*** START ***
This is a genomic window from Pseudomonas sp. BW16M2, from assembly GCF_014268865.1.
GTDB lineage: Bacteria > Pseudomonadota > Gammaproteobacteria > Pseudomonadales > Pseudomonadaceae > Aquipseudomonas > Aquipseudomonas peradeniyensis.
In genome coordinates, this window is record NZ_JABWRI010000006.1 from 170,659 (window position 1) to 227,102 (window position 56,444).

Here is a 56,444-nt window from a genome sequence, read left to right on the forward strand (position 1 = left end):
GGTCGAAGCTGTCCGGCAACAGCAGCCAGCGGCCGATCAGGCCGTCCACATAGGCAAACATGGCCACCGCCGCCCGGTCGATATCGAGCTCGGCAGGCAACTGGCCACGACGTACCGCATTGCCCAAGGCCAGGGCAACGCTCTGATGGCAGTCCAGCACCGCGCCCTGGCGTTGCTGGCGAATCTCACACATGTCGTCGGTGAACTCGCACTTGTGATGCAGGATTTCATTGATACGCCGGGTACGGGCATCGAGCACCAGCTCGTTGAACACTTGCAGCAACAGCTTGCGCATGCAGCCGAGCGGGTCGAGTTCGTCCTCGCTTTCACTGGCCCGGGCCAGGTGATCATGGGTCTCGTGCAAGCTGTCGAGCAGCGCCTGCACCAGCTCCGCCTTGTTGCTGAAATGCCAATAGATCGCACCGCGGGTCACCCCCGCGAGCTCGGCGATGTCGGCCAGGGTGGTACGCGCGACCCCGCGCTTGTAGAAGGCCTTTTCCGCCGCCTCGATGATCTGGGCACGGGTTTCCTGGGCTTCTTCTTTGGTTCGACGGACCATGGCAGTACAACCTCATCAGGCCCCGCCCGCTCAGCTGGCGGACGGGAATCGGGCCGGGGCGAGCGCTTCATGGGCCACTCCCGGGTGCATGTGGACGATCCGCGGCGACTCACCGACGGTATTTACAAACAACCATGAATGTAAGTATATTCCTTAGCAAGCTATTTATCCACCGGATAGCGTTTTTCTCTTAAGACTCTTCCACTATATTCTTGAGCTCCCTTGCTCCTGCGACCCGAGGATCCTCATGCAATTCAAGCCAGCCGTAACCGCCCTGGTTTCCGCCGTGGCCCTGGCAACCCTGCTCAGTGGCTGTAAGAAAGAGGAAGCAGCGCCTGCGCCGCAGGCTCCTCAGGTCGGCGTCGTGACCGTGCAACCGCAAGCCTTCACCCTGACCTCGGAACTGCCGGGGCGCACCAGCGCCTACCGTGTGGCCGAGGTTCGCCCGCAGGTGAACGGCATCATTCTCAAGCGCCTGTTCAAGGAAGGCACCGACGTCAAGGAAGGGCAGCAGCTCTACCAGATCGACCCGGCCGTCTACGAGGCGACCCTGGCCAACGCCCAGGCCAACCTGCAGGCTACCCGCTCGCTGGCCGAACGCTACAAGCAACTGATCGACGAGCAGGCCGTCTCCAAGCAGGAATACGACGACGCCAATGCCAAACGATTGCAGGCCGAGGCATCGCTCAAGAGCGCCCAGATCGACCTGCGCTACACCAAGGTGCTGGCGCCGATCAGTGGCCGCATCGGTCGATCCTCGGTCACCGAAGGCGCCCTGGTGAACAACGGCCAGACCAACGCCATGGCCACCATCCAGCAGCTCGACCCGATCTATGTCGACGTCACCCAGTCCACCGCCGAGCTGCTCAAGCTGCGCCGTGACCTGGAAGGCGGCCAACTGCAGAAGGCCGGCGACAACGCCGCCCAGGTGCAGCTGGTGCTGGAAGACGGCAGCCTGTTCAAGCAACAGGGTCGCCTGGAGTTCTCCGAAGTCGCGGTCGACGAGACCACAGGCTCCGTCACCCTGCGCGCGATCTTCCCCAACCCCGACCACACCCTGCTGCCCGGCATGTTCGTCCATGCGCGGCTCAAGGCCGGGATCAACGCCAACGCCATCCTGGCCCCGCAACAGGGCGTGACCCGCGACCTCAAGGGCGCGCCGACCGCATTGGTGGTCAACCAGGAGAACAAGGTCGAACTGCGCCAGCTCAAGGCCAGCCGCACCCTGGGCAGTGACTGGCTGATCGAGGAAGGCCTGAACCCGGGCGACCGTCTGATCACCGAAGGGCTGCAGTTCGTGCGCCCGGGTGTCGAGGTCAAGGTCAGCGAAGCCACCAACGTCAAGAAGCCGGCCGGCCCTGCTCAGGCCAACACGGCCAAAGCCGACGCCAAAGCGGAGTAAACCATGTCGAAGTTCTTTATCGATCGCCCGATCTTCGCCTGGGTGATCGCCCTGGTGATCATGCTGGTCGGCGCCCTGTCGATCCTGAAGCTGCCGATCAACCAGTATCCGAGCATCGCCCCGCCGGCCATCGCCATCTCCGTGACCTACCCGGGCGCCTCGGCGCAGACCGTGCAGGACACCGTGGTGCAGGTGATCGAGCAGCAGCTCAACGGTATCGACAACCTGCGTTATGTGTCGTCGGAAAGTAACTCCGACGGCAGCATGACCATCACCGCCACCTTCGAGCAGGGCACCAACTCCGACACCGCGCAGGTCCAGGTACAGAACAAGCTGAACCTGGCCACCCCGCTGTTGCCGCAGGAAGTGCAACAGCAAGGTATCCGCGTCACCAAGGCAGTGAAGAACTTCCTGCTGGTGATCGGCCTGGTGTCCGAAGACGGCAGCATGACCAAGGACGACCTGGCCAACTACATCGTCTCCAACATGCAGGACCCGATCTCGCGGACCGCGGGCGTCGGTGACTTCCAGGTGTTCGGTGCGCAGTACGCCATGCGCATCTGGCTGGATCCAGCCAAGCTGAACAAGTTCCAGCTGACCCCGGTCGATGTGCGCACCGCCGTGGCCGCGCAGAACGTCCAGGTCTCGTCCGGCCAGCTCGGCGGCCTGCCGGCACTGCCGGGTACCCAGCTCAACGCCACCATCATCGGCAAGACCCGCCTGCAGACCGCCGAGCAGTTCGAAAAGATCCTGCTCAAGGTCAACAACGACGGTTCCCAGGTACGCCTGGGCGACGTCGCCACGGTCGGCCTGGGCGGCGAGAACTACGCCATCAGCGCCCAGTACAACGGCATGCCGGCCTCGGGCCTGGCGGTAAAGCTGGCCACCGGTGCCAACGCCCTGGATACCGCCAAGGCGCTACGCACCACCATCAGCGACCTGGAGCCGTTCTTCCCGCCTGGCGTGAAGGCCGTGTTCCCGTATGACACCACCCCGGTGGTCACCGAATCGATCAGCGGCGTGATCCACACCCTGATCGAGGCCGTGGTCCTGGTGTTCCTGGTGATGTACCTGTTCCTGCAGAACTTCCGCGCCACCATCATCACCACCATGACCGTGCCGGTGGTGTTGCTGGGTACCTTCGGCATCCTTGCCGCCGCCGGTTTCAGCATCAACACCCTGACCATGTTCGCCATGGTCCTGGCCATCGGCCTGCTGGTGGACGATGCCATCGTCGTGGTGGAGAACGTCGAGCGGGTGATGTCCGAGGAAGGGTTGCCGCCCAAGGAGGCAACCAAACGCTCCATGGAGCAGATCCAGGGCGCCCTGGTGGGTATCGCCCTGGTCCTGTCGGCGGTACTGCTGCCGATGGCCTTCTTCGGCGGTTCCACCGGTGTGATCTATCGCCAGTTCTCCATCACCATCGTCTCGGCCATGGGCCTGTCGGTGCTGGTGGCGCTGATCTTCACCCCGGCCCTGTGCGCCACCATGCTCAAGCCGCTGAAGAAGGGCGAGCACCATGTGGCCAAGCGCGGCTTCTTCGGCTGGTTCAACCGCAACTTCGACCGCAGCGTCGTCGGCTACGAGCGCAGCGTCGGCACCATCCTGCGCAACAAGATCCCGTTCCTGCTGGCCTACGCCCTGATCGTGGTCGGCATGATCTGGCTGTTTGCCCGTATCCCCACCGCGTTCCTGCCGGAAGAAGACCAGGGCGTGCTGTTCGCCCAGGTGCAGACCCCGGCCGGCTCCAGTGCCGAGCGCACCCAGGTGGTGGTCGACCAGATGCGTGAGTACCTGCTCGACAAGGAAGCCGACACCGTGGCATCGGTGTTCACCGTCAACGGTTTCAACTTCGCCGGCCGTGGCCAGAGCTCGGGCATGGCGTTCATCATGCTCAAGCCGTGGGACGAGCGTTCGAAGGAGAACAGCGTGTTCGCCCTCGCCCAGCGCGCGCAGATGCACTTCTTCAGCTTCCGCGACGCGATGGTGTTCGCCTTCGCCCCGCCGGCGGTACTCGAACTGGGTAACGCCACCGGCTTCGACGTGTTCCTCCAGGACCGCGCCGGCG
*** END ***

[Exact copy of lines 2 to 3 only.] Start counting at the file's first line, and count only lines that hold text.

GTDB lineage: Bacteria > Pseudomonadota > Gammaproteobacteria > Pseudomonadales > Pseudomonadaceae > Aquipseudomonas > Aquipseudomonas peradeniyensis.
In genome coordinates, this window is record NZ_JABWRI010000006.1 from 170,659 (window position 1) to 227,102 (window position 56,444).